Wednesday, 6 February 2019

Questions (30)

Charlie McConalogue


30. Deputy Charlie McConalogue asked the Minister for Agriculture, Food and the Marine the number of food companies that have been sanctioned funding under the Brexit working capital loan scheme; the value of same; when the long-term capital loan scheme announced in budget 2018 for farmers, fishermen and food businesses will open for applications in 2019; and if he will make a statement on the matter. [5723/19]

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Written answers (Question to Agriculture)

The €300 million Brexit Loan Scheme was developed in cooperation with the Department of Business, Enterprise and Innovation (DBEI) and the Strategic Banking Corporation of Ireland (SBCI), to provide working capital support to enable eligible Irish businesses to implement the necessary changes to address the challenges posed by Brexit. The Scheme opened for applications on 28 March 2018 and it will remain open until 31st March 2020.

It provides for loans of €25,000 to €1,500,000 per eligible enterprise at a maximum interest rate of 4%, ranging from 1 year to 3 years, with unsecured loans up to €500,000. The loans can be used for future working capital requirements or to fund innovation, change or adaptation of the business to mitigate the impact of Brexit.

Applications for eligibility assessment must be made to the SBCI who, on approval, assign an eligibility reference number. This reference number along with the loan application may then be provided to a participating lender.

At 1 February, there were 394 eligibility applications received, of which 350 are approved and 9 are ineligible. The total number of loans progressed to sanction at bank level is 69 to a value of €15.7m, 9 of which relate to food businesses with a total value of €3.9m.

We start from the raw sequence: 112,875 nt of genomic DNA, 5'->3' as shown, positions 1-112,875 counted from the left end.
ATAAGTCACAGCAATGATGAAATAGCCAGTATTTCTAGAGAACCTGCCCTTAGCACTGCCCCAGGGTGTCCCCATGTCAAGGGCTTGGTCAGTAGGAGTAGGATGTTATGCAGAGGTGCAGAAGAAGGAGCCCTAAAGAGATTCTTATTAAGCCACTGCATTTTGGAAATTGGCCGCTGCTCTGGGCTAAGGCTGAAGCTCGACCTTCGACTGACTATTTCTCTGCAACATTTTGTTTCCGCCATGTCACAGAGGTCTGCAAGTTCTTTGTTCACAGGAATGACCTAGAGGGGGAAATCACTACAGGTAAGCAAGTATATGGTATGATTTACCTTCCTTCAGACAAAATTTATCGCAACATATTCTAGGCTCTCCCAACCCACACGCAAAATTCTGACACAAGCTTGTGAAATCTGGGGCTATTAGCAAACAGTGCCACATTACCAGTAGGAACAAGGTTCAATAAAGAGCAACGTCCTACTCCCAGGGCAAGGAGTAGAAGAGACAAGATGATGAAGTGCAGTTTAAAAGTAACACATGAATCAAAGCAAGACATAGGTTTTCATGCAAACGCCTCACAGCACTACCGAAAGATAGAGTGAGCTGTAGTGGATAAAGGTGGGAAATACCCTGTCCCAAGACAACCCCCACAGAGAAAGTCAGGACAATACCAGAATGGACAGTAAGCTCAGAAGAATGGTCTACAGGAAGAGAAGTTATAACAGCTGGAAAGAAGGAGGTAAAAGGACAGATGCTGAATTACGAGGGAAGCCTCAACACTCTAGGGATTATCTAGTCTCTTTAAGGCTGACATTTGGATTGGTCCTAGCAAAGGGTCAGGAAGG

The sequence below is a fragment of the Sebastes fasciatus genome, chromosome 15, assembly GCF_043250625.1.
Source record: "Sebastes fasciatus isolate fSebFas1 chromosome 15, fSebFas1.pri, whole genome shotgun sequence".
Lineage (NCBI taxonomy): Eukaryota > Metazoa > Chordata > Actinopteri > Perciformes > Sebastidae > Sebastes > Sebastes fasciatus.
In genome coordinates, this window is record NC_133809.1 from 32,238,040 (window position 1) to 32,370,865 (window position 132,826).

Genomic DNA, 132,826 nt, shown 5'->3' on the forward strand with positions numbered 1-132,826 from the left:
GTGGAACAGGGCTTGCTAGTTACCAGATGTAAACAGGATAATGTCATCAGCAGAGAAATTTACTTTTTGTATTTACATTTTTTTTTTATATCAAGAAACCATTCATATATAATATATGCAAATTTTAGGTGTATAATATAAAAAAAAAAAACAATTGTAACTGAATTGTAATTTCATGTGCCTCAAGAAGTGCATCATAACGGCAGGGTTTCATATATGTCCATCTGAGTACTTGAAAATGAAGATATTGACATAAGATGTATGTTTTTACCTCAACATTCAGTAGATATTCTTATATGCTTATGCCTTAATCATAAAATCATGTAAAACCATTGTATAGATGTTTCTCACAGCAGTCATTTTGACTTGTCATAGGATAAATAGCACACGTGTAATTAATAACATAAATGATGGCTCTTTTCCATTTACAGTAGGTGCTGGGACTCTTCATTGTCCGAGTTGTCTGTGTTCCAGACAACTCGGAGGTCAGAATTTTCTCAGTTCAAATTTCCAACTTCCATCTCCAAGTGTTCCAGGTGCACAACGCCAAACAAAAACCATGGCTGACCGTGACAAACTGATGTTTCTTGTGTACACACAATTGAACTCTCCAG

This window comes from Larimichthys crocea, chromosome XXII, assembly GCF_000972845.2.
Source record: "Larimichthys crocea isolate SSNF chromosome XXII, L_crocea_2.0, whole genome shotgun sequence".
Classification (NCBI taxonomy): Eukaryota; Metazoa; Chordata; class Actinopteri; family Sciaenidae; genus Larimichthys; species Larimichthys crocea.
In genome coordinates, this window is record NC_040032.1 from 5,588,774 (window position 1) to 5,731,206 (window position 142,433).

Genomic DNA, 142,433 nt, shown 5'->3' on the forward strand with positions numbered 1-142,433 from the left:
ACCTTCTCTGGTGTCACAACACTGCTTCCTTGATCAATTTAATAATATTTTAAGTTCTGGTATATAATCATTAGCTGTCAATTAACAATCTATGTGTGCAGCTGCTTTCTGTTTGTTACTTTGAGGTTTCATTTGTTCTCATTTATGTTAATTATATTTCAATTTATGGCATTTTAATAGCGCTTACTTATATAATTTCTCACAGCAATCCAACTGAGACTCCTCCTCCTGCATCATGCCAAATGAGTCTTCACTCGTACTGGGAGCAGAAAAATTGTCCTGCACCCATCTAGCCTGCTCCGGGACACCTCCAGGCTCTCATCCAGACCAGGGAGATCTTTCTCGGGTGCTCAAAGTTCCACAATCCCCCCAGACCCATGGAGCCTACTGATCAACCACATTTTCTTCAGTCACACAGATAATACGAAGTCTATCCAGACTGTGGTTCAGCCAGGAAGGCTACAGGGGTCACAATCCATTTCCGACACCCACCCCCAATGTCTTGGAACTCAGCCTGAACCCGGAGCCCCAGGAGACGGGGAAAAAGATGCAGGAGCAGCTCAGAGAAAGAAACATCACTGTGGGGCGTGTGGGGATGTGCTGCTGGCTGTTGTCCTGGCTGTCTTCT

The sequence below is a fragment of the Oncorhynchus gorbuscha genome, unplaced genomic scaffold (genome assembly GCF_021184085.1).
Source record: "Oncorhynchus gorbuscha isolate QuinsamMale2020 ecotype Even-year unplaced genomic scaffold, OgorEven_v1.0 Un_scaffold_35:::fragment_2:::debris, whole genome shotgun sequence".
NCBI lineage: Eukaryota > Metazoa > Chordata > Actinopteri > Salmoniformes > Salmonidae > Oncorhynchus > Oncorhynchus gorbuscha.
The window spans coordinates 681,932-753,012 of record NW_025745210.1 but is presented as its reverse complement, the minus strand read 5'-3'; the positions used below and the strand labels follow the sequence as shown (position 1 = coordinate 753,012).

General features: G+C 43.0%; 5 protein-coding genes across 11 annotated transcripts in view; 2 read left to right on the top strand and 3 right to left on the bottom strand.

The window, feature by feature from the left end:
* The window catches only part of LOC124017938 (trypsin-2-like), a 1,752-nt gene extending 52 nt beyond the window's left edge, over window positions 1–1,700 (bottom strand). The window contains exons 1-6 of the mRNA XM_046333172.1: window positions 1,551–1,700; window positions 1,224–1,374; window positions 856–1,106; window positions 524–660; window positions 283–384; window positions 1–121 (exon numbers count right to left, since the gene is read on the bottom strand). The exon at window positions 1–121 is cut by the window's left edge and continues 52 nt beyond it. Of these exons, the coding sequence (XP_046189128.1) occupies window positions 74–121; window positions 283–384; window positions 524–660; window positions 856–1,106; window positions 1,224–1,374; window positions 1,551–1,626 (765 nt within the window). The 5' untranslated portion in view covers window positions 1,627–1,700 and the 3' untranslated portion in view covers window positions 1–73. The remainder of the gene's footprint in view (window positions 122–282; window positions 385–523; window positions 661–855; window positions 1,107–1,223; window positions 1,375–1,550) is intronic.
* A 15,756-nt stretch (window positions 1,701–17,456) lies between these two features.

The Future Growth Loan Scheme has been developed by my Department and DBEI in partnership with the Department of Finance, the SBCI and the European Investment Fund (EIF). It will be delivered through participating finance providers and make up to €300 million of investment loans available to eligible Irish businesses, including farmers and the agri-food & seafood sectors. The loans will be competitively priced and will be for terms of 8-10 years and will support strategic long-term investment in a post-Brexit environment.

This is a long-awaited source of finance for young and new entrant farmers, especially the cohort who do not have high levels of security. It will also serve smaller-scale farmers, who often do not have the leverage to negotiate for more favourable terms with their banking institution.

SBCI has just issued an open call inviting banks and other lenders to become lending partners and this call has a closing date of 11 February 2019. SBCI advise that a period of due diligence, which will include the EIF, will follow. I have urged SBCI to operationalise the Scheme as soon as possible. The Scheme will run for three years from its launch date and further announcements in this regard will be made shortly.